Cisco hands diplomas to Army reservists

Seventeen Army reservists have become Cisco Certified Network Associates after completing free training at Cisco Systems Inc.'s Networking Systems Academy at Fort Meade, Md.

Unlike Cisco academies that train active-duty Army personnel, the one at Fort Meade offers class flexibility for reservists. Rather than traveling to Fort Gordon, Ga., they can receive the same training in Maryland.

Seventeen reservists with the 311th Theater Signal Command made up the first group of academy graduates. The Cisco academy "gave me the opportunity to get training I wouldn't have had and is directly applicable to what I do for the Army.... [The training] made me better capable to do my job," said 1st Lt. Shawn Herron, network systems engineer with the command and an academy graduate.

The command founded the academy at Fort Meade a year ago, using resources and funds already available. The equipment came from communication exercises at the base, and instructors were trained at Fort Gordon. The academy has developed a strong partnership with the Cisco and signal schools at Fort Meade, and with Johns Hopkins University's Applied Physics Laboratory to ensure the course meets and exceeds industry standards.

The academy program "costs thousands of dollars anywhere else, but here at the 311th, it's provided at no cost to the soldier...and they're getting paid," said Maj. Gen. George Bowman, commander of the command.

The course, which meets nights and weekends for an average of six months and a minimum of 280 hours, teaches topics that are relevant to reservists both in their full-time jobs and their reserve assignments, for which they support military communications. The students learn network fundamentals, such as design and engineering, that are common for all networking software and hardware, as well as for Cisco products. As the course advances, students learn network topology and develop the ability to build and design local-area networks.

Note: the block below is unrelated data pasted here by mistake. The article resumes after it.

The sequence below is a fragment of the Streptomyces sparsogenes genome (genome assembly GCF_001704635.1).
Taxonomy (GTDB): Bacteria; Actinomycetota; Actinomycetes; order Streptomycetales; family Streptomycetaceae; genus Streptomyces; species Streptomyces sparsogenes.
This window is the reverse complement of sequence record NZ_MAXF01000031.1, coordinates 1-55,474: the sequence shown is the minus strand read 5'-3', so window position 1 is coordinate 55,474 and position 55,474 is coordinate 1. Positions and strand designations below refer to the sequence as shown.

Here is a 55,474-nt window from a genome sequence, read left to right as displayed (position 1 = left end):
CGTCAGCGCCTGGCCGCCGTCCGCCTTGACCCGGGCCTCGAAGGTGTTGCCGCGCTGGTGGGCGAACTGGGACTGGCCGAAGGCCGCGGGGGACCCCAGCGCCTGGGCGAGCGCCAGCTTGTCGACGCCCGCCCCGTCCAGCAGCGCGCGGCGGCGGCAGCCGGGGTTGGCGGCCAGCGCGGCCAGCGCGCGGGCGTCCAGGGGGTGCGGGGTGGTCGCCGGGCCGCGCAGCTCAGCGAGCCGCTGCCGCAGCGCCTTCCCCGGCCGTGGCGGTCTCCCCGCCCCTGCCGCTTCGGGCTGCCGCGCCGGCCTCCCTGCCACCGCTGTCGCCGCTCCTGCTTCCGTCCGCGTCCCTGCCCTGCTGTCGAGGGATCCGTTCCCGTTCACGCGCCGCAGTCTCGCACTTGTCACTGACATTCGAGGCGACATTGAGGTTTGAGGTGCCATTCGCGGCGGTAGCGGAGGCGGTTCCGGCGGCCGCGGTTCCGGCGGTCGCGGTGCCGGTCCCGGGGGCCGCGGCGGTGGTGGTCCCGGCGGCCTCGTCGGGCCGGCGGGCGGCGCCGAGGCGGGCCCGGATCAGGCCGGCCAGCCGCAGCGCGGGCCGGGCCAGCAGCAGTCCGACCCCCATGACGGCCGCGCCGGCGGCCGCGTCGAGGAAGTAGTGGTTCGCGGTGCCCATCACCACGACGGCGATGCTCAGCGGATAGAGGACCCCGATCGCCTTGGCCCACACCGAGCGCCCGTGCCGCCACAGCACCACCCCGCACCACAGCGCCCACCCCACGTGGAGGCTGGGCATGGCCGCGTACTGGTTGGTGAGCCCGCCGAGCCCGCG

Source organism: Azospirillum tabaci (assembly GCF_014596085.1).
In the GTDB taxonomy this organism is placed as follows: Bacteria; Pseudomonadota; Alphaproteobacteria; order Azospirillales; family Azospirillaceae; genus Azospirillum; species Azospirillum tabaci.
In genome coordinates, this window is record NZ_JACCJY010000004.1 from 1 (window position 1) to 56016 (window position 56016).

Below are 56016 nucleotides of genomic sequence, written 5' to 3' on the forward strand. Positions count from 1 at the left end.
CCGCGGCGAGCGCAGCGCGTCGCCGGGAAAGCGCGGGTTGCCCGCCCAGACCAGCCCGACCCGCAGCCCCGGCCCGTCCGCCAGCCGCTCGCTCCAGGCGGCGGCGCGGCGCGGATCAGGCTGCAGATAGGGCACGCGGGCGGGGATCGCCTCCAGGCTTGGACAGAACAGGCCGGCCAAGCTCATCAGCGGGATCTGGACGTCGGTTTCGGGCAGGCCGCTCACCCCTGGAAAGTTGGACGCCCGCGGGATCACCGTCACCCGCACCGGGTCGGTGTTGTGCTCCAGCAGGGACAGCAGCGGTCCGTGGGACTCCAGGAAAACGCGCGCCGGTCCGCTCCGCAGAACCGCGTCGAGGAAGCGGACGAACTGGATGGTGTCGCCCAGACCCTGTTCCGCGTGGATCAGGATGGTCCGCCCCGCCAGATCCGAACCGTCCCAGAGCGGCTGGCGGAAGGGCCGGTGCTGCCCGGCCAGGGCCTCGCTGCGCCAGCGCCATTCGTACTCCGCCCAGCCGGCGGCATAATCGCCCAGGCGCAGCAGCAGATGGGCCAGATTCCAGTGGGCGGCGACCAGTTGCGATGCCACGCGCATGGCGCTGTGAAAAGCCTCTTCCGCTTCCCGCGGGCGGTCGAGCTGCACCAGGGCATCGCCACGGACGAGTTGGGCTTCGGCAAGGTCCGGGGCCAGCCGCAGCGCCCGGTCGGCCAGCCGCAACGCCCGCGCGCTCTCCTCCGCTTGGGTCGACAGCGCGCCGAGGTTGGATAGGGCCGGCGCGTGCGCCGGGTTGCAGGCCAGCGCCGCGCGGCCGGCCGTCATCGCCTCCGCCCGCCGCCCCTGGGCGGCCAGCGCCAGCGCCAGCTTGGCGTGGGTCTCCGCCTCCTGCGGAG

The academy's mission — to educate reservists in networking — is crucial to the transformation of the Army to a network-centric paradigm, according to Daniel Wiener II, chief information officer for the Army Reserve. The transformation won't be done without Cisco-certified personnel.

The academy's graduates are "forming a foundation for enabling the way the Army will fight in the future, while providing sorely needed skills that are used in the private sector," Wiener said.


Learning the ropes

Fort Meade's Networking Systems Academy prepares reservists to earn certification as Cisco Systems Inc. Certified Network Associates. The certification proves mastery of network fundamentals, network management on a macro level, network design engineering, and the ability to build and design a local-area network.

The course takes an average of six months and at least 280 hours to complete. Typically, classes meet Tuesday and Thursday evenings for four hours and on Saturdays so that the reservists work around their civilian jobs. Completion of the academy course equals 12 hours of college credit.

The Academy officials hope to soon offer an additional two semesters of instruction to prepare reservists to achieve the next level of certification as Cisco Certified Network Professionals.

FCW in Print

In the latest issue: Looking back on three decades of big stories in federal IT.


  • Anne Rung -- Commerce Department Photo

    Exit interview with Anne Rung

    The government's departing top acquisition official said she leaves behind a solid foundation on which to build more effective and efficient federal IT.

  • Charles Phalen

    Administration appoints first head of NBIB

    The National Background Investigations Bureau announced the appointment of its first director as the agency prepares to take over processing government background checks.

  • Sen. James Lankford (R-Okla.)

    Senator: Rigid hiring process pushes millennials from federal work

    Sen. James Lankford (R-Okla.) said agencies are missing out on younger workers because of the government's rigidity, particularly its protracted hiring process.

  • FCW @ 30 GPS

    FCW @ 30

    Since 1987, FCW has covered it all -- the major contracts, the disruptive technologies, the picayune scandals and the many, many people who make federal IT function. Here's a look back at six of the most significant stories.

  • Shutterstock image.

    A 'minibus' appropriations package could be in the cards

    A short-term funding bill is expected by Sept. 30 to keep the federal government operating through early December, but after that the options get more complicated.

  • Defense Secretary Ash Carter speaks at the TechCrunch Disrupt conference in San Francisco

    DOD launches new tech hub in Austin

    The DOD is opening a new Defense Innovation Unit Experimental office in Austin, Texas, while Congress debates legislation that could defund DIUx.

Reader comments

Please post your comments here. Comments are moderated, so they may not appear immediately after submitting. We will not post comments that we consider abusive or off-topic.

Please type the letters/numbers you see above

More from 1105 Public Sector Media Group